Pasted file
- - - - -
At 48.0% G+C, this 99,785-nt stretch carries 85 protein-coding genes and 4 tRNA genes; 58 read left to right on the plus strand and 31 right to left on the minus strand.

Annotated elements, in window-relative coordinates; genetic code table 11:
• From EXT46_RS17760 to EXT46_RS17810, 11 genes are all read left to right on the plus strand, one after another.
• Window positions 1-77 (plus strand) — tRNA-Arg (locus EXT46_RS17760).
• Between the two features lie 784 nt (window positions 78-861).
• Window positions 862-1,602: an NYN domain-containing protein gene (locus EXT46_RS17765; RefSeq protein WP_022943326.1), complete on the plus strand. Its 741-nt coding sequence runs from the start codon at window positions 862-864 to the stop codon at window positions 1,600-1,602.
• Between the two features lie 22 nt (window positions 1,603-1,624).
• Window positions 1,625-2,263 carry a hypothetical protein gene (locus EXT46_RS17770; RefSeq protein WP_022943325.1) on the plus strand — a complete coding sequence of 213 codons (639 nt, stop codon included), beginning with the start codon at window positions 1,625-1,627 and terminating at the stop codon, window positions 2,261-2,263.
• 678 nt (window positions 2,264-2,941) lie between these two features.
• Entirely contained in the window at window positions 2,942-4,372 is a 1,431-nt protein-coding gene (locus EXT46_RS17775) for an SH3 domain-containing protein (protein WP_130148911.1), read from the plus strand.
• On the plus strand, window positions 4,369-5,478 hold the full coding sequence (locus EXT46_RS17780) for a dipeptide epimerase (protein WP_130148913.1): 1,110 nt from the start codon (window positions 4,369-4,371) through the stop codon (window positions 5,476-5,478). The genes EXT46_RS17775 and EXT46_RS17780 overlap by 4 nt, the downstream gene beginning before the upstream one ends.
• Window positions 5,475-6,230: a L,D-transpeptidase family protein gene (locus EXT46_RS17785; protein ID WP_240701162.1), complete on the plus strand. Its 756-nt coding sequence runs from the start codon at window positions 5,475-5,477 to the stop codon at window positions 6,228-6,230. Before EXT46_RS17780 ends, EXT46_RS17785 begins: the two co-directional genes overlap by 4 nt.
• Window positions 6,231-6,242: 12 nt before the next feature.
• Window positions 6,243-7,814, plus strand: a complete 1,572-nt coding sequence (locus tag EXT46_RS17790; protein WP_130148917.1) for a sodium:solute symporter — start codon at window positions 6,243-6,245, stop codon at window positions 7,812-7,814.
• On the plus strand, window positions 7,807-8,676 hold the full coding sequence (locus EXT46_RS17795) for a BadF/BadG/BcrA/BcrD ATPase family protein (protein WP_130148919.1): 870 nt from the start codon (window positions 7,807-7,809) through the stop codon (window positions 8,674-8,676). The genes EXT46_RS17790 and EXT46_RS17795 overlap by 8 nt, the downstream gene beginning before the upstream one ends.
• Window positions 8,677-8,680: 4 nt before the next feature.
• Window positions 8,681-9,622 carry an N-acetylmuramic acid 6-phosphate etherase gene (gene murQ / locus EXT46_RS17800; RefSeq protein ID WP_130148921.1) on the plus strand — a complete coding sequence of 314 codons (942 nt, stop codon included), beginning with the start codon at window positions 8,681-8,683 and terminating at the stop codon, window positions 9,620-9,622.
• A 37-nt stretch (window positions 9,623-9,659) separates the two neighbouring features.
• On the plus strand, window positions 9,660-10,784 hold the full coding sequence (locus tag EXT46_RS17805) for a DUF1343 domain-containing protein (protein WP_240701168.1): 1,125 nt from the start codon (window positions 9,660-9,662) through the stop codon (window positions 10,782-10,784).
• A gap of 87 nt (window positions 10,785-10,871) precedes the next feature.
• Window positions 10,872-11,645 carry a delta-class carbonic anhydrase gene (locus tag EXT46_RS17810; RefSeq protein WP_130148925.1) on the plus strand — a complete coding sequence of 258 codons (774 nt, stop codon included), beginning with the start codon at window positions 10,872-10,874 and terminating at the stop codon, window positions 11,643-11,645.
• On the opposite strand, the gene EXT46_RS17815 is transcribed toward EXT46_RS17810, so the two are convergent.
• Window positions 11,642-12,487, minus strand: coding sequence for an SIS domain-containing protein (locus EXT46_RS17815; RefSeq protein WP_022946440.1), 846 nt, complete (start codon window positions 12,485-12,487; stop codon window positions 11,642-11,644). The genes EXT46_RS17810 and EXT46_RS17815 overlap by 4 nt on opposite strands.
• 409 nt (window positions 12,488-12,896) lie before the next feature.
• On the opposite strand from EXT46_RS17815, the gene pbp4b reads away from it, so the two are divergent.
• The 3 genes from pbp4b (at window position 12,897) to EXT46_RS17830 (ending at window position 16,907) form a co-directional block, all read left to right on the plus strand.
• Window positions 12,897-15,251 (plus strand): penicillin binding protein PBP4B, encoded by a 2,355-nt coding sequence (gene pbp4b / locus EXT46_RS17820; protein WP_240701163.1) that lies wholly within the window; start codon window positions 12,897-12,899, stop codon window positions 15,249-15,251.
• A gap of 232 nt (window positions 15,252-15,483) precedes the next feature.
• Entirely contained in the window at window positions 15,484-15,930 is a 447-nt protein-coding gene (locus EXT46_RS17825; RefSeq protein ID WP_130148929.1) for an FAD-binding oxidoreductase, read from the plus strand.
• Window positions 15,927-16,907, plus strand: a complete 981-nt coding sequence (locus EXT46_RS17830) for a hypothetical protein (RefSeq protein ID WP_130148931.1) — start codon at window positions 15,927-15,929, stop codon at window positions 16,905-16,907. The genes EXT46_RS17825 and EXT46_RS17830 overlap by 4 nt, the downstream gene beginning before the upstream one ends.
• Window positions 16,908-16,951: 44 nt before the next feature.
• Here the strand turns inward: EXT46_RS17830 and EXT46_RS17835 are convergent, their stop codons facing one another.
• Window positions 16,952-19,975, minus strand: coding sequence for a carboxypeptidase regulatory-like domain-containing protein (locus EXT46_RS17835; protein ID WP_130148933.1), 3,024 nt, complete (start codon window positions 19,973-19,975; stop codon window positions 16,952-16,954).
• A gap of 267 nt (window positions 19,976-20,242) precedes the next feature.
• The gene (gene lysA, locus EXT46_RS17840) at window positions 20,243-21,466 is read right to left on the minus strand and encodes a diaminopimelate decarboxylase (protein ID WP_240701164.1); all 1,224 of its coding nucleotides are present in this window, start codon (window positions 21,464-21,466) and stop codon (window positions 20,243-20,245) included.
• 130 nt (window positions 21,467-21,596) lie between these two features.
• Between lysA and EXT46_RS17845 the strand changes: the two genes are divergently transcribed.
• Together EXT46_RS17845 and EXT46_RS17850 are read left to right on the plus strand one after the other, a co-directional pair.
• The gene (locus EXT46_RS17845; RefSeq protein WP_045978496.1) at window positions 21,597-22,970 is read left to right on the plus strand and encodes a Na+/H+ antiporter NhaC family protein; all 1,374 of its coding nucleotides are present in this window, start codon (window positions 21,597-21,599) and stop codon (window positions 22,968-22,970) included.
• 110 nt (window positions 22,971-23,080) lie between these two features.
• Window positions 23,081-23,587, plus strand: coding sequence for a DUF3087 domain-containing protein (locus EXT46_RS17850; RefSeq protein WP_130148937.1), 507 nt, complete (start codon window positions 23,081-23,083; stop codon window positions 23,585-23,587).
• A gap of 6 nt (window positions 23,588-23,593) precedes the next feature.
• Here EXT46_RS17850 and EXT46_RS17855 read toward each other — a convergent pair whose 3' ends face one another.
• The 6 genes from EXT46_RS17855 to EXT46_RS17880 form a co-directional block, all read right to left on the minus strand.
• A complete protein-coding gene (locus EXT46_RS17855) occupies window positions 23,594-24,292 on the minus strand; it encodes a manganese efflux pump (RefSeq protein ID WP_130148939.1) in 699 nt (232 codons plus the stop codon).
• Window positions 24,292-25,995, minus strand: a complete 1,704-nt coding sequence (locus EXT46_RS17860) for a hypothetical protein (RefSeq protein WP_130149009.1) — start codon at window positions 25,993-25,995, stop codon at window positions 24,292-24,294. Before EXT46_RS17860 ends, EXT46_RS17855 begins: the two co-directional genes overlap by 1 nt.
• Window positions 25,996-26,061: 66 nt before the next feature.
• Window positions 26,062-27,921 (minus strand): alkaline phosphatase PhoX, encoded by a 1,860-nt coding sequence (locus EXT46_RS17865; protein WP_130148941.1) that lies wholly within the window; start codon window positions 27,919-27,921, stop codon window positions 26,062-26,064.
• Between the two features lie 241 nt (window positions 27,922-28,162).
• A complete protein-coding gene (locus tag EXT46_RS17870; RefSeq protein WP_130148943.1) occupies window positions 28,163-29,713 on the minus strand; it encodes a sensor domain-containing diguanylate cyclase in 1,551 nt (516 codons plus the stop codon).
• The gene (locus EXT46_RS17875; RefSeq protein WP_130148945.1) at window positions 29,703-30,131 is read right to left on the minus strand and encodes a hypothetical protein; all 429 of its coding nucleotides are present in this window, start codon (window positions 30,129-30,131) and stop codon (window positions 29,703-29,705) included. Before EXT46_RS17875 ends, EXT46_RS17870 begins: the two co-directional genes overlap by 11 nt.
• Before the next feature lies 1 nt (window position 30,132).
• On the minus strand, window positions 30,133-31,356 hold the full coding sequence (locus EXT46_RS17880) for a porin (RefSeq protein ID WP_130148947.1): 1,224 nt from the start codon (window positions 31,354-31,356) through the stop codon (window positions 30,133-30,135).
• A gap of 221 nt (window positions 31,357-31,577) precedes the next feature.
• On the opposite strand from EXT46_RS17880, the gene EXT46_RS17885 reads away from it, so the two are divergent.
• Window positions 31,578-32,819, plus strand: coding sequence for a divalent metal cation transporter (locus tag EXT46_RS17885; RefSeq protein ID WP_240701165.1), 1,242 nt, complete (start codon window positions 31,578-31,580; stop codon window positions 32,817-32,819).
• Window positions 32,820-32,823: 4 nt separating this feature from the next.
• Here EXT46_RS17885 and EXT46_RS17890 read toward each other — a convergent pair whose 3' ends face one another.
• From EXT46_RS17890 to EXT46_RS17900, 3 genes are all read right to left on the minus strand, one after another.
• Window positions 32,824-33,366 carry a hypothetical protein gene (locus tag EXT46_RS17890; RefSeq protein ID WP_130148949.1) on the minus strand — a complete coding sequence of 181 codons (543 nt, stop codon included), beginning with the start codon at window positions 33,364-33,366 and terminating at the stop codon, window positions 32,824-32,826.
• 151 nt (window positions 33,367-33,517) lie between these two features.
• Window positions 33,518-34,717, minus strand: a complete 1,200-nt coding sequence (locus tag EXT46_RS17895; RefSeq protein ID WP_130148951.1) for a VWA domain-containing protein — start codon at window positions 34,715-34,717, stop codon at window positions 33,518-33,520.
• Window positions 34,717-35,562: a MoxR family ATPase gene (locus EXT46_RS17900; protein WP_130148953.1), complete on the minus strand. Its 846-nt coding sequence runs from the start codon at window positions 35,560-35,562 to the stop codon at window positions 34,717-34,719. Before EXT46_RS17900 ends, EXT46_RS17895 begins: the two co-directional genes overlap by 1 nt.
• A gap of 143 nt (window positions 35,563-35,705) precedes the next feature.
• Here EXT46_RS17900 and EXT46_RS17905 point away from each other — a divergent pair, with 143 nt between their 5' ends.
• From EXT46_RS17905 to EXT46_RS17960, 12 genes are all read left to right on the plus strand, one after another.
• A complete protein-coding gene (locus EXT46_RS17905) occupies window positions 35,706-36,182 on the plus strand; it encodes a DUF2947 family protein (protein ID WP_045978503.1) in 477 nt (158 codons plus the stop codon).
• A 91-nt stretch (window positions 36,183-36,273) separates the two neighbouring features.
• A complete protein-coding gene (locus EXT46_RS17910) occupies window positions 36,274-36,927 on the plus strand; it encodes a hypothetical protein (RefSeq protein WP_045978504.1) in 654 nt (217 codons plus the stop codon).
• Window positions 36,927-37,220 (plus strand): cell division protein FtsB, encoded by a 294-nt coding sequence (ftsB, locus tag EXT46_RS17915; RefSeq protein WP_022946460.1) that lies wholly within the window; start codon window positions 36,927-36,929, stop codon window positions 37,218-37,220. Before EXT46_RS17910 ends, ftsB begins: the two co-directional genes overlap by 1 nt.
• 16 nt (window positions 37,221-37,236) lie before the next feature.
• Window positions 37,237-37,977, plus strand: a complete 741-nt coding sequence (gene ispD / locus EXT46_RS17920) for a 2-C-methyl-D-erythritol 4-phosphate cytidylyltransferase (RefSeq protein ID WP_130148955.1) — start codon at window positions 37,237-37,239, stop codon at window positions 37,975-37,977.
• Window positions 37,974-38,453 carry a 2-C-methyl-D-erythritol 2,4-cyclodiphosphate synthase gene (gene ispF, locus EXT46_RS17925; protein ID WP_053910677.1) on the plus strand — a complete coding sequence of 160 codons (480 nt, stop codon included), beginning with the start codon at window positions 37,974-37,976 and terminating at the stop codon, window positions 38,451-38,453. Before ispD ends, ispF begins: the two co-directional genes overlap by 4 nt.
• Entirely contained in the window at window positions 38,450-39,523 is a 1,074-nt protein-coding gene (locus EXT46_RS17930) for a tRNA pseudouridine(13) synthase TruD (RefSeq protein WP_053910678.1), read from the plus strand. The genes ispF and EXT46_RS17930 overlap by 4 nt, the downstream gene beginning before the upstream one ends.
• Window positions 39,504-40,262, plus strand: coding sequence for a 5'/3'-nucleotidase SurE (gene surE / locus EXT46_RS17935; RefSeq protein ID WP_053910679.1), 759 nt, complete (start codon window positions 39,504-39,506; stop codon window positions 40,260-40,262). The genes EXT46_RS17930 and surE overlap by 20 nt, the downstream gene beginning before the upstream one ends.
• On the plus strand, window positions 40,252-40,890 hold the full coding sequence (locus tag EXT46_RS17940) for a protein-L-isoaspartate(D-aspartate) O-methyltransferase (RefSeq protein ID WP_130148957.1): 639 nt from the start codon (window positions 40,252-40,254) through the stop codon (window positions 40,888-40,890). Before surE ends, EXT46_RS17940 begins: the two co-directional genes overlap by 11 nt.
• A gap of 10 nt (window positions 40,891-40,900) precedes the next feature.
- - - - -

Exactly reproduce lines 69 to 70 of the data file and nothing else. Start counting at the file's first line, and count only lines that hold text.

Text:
• A complete protein-coding gene (locus EXT46_RS17910) occupies window positions 36,274-36,927 on the plus strand; it encodes a hypothetical protein (RefSeq protein WP_045978504.1) in 654 nt (217 codons plus the stop codon).
• Window positions 36,927-37,220 (plus strand): cell division protein FtsB, encoded by a 294-nt coding sequence (ftsB, locus tag EXT46_RS17915; RefSeq protein WP_022946460.1) that lies wholly within the window; start codon window positions 36,927-36,929, stop codon window positions 37,218-37,220. Before EXT46_RS17910 ends, ftsB begins: the two co-directional genes overlap by 1 nt.